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HomeOther OpinionsOp-Ed: The Postmaster General is here to stay – and that’s a...

Op-Ed: The Postmaster General is here to stay – and that’s a good thing


Looks like United States Postal Service (USPS) leader Louis DeJoy is here to stay. By all indications, the newly appointed Postmaster General (PMG) will keep his job well into the incoming Biden administration. Given DeJoy’s reform agenda for the beleaguered agency, that’s good news for taxpayers and consumers.

Presumptive President-elect Joe Biden should work closely with PMG DeJoy to get the agency on a firmer fiscal footing and reject bailouts. Sure, there’s bound to be some animosity between the PMG and rank-and-file Democrats, who accused the USPS executive – without evidence – of a conspiracy to kneecap the agency this past summer. But it’s imperative to cut out the conspiracizing and get to work to save America’s mail carrier.

When Biden assumes office on Jan. 20, he’ll have little choice but to work with PMG DeJoy. The president cannot hire and fire PMGs at will; only appointees to the USPS Board of Governors have the power to usher in a replacement. But the Board is filled with Trump appointees, and the earliest that any of them will leave is October 2022 – almost midway into Biden’s term. Therefore, it’s imperative that Biden abandon any animosity toward DeJoy and work closely with the postal executive.

And there’s plenty to work on.

For fiscal year (FY) 2020, the agency racked up an astounding $9.2 billion net loss, up from $8.8 billion last year. Leading Democrats in Congress have attributed these abysmal financial failures to a 2006 Congressional mandate that forces the agency to “prefund” health retirement benefits. Biden has even pledged to end this prefunding requirement and bail out the USPS to the tune of billions of dollars. But since 2017, the USPS has only been required to gradually write off employees’ future retirement benefits over a 40-year period.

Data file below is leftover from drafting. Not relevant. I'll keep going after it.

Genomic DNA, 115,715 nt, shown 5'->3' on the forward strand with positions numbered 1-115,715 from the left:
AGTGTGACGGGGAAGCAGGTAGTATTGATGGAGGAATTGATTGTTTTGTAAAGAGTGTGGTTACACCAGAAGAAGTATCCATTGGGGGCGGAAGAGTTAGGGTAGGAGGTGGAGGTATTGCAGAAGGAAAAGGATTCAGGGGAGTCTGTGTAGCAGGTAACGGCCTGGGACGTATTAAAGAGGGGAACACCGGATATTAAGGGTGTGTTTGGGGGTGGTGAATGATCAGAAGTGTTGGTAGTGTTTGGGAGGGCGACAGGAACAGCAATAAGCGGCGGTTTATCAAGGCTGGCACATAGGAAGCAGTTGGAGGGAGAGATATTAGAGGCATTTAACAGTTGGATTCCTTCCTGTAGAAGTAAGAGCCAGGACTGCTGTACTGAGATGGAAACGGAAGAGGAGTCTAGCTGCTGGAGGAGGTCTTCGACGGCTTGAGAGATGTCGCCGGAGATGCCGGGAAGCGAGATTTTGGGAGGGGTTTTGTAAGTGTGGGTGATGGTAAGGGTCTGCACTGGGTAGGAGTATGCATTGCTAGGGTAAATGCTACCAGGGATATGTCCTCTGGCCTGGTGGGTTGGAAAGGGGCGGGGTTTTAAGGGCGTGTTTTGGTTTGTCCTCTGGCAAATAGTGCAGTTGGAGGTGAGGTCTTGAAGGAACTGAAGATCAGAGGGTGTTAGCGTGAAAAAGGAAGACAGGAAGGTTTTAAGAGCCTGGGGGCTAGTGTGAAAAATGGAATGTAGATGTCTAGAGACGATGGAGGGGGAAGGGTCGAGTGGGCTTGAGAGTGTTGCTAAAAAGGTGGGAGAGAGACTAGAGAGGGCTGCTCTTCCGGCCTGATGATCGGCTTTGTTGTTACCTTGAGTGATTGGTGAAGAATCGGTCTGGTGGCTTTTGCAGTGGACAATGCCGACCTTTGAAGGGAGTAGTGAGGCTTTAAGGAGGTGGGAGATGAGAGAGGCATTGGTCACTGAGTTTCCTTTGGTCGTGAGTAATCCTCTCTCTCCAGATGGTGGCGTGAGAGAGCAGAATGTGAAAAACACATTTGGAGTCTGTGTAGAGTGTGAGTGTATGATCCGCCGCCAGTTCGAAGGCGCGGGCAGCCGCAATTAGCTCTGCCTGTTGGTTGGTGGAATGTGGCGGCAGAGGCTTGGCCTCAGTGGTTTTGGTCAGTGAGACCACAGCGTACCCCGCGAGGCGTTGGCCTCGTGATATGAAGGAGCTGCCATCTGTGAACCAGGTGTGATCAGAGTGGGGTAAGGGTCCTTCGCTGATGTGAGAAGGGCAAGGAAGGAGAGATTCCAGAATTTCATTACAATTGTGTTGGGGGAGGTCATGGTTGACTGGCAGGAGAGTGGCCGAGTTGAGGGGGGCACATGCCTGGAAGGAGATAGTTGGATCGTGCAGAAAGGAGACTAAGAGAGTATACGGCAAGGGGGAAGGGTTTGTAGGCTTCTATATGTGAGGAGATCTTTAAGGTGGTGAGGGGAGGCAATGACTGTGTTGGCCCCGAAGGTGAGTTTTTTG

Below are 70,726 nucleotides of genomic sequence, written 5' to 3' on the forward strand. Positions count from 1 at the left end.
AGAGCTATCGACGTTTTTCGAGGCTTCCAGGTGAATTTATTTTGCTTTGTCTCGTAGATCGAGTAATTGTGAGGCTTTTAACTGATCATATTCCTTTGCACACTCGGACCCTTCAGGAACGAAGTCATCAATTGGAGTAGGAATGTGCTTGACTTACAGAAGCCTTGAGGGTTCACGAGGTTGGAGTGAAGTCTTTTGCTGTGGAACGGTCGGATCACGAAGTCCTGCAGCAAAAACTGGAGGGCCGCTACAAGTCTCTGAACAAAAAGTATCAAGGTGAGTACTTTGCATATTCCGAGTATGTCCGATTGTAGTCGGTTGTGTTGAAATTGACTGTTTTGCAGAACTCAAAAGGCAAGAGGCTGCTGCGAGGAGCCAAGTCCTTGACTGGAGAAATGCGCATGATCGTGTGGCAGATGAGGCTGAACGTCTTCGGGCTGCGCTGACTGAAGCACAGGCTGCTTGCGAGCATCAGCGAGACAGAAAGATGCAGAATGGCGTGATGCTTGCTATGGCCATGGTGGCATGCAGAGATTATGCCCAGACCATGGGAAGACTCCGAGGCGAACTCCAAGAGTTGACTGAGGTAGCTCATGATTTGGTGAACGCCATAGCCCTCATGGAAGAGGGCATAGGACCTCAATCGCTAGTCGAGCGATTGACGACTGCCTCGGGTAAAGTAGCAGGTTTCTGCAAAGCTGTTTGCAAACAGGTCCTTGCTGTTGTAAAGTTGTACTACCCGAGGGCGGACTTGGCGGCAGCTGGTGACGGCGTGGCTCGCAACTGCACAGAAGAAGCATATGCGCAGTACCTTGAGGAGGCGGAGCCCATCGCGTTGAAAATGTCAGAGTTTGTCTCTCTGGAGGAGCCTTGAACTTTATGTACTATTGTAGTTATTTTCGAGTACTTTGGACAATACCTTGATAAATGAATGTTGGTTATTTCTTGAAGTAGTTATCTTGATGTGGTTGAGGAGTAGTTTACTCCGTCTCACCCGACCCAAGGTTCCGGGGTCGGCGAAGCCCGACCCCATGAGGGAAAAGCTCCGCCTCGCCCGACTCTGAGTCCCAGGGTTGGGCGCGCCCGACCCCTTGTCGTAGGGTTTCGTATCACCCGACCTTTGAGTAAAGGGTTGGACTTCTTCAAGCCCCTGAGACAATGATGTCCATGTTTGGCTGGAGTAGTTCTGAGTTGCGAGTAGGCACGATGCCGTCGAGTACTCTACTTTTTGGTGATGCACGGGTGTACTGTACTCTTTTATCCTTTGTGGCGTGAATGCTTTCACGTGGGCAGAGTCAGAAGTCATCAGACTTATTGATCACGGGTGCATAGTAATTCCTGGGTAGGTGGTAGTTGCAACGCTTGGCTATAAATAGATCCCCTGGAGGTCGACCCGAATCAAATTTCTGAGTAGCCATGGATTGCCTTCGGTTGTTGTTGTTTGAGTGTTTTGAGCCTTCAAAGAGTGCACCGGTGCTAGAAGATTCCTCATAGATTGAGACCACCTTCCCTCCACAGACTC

And the annual expense associated with this requirement just doesn’t have much to do with the USPS’ financial troubles. The agency spends roughly $800 million per year writing off these retirement liabilities, or less than 10 percent of total annual net losses. A far larger problem for the USPS is controllable losses, or financial problems within the agency’s control.

For FY 2020, the agency reported $3.8 billion in controllable losses, an increase of $334 million compared to 2019. There are plenty of operational reforms that would lessen these losses, including right-sizing payments to the middle-mile contractors who haul mail across the country to local postal facilities. According to a 2019 report by the Taxpayers Protection Alliance, overhauling middle-mile compensation could save the agency up to $1 billion per year and put a sizable dent in controllable losses.

Another way to save money, cutting overtime costs, was a massive point of misunderstanding this past year. Shortly after assuming office, DeJoy instructed his workforce that mail should not be going out late – and for good reason. According to a recent report by the Inspector General, “From fiscal year (FY) 2014 to FY 2019, annual overtime costs increased from $3.7 [billion] to $5 billion (or 35 percent), while overtime hours increased from 98.9 to 129.7 million hours (or 31 percent).”

It’s true that cutting down on overtime costs contributed to mail slowdowns, at least temporarily. But even during the worst of the delays, something like 95 percent of first-class mail was being delivered within a day of delivery service standards. Plus, delays probably have more to do with COVID-19 related work slowdowns/absences than anything else.

Ultimately, Biden and DeJoy must work together to minimize these delays and keep overtime and contractor costs under control. The presumptive president-elect must understand that a bailout is counterproductive and will only subsidize a failing business model. The USPS needs reform, not a blank check. And PMG DeJoy is in a unique position to accomplish this goal for (at least) the next two years

By Ross Marchand
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Reposted with permission


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